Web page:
Media Releases | 3rd Nov, 2004

Consumers ripped off by product packaging

Wednesday, 3 November 2004

A damaging environmental legacy is being created by wasteful packaging from household products with cosmetics and confectionary among the worst offenders, Australia’s leading green groups have warned.

The green groups made the warning at the inaugural launch of the annual DUMP Awards, which expose damaging and useless packaging.

Judged by an expert panel, the Gold DUMP Award went to Schick’s “Intuition” Lady’s Razor, which was singled out for its complex, multilayered plastic package. The Excessive Packaging Award went to Dove Cleansing Pillows, which included foil-sealed plastic containers wrapped in cling film plus a cardboard cover. The Regressive Award went to M&Ms Snap & Share, which had tough, moulded multi-packs of non-recyclable plastic.

The Awards follow a two-month study and highlight a booming trend to sell products wrapped in large amounts of environmentally-unfriendly packaging.

Environment Victoria’s Zero Waste campaigner, Jenny Henty, said over- packaging was spiraling out of control: “Much of the waste from packaging gets buried in landfill, causing environmental problems such as water pollution, air pollution and loss of open space,” said Ms Henty.

“The stand-out horrors from the DUMP awards are those that excessively use all the wrong materials. It’s a ridiculous situation where a lady’s shaver is wrapped in multiple materials and marshmallows are individually wrapped. It takes a second to eat the marshmallow but centuries for that wrapping to break down.”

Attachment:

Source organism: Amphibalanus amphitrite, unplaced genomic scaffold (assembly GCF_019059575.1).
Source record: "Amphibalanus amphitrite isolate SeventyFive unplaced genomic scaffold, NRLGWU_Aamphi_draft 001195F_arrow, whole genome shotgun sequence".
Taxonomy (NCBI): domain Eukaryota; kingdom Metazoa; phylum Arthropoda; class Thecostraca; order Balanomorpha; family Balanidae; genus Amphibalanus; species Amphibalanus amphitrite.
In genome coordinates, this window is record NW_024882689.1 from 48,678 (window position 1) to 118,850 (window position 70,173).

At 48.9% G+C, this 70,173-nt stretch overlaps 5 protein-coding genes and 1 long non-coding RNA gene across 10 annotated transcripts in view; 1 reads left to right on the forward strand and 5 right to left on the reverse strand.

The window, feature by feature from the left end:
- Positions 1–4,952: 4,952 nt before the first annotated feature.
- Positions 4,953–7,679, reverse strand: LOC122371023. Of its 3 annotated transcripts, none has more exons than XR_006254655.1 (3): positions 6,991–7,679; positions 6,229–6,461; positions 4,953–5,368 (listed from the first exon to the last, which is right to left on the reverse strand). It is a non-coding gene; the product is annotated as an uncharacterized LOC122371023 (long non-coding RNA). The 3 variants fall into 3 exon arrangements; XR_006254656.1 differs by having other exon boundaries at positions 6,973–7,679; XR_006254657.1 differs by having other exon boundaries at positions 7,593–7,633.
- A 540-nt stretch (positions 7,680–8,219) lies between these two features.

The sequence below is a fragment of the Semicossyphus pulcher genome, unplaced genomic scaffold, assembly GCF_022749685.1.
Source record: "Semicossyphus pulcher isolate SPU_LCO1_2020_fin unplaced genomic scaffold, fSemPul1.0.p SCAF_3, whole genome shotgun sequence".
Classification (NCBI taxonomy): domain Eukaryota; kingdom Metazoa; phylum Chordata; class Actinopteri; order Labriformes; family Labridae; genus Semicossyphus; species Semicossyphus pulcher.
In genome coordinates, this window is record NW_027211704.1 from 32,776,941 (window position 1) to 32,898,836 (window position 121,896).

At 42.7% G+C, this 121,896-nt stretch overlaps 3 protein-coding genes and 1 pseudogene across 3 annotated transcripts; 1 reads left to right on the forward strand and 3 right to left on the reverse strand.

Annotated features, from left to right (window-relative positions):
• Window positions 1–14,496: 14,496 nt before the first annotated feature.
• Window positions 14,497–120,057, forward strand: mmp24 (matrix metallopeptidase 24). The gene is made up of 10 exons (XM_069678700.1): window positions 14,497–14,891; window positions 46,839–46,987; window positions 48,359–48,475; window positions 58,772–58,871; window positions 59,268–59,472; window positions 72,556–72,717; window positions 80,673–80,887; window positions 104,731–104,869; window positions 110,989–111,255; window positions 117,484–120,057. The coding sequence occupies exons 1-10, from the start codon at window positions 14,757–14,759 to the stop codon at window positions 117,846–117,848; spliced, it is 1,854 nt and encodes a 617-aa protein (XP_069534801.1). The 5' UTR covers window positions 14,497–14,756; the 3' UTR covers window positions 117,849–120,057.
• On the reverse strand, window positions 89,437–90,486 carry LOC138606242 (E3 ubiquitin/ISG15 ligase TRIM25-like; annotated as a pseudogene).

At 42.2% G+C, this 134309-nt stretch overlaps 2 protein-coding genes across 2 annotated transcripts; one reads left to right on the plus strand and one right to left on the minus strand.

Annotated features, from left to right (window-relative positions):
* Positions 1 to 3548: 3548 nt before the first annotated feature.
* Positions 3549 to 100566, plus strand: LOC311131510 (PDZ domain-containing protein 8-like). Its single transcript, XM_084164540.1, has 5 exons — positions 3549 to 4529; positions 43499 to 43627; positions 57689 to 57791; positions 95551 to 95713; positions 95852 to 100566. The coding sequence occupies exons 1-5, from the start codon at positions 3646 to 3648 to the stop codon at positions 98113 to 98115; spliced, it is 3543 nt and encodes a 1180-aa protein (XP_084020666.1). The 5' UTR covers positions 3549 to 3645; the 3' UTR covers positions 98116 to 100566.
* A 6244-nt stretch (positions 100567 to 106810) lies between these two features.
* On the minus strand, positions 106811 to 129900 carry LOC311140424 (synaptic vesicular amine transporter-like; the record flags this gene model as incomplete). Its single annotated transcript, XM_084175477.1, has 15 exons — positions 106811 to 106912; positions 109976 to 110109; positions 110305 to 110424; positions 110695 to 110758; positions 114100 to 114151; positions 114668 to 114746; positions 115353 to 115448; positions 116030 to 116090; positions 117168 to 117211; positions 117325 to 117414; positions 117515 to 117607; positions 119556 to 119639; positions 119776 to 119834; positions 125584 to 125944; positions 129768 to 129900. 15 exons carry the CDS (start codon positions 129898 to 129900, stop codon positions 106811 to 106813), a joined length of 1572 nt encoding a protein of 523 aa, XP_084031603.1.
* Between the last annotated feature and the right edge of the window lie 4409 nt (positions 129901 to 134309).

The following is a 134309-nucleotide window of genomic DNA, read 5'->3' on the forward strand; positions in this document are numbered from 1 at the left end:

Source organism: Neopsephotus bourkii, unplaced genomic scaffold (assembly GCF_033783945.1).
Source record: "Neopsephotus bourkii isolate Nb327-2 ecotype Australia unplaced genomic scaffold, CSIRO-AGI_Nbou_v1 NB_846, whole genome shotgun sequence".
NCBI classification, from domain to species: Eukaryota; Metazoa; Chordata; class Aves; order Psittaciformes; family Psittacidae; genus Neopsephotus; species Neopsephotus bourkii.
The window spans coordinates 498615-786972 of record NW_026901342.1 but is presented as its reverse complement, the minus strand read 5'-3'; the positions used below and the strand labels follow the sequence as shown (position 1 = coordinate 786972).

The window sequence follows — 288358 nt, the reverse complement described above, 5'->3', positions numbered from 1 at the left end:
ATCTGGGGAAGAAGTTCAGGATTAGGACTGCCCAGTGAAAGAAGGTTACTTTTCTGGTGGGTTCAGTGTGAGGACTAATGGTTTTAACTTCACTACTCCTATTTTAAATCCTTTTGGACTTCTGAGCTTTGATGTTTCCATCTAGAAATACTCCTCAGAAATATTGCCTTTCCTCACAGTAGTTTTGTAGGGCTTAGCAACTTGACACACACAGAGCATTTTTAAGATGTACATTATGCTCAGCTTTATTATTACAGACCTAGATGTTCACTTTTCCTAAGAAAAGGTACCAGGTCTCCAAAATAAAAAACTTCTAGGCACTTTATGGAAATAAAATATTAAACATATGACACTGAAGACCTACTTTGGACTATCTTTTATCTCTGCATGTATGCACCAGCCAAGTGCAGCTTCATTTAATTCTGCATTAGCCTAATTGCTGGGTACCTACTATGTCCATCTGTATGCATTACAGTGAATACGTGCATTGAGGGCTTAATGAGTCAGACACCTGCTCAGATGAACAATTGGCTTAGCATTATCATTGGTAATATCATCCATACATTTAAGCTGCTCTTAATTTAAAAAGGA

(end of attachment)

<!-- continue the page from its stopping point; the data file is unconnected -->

ACF Sustainability campaigner, Suzie Brown, said useless packaging was a luxury consumers and the environment couldn’t afford: “It’s a total waste of resources and money – many manufacturers charge more for products that are excessively packaged. Consumers are being ripped off,” said Ms Brown.

“Some companies make a reasonable attempt to minimise packaging and its environmental impact but there are others who totally disregard it. Consumers should use their purchasing power to show those manufacturers they won’t tolerate this waste. Don’t buy products that are obviously over-packaged or non-recyclable.”

Total Environment Centre executive director Jeff Angel said governments needed to enforce better packaging standards, as the current voluntary National Packaging Covenant is an embarrassing failure: “We blame governments for being soft on industry. The Covenant should be dumped and replaced with strict regulations,” he said.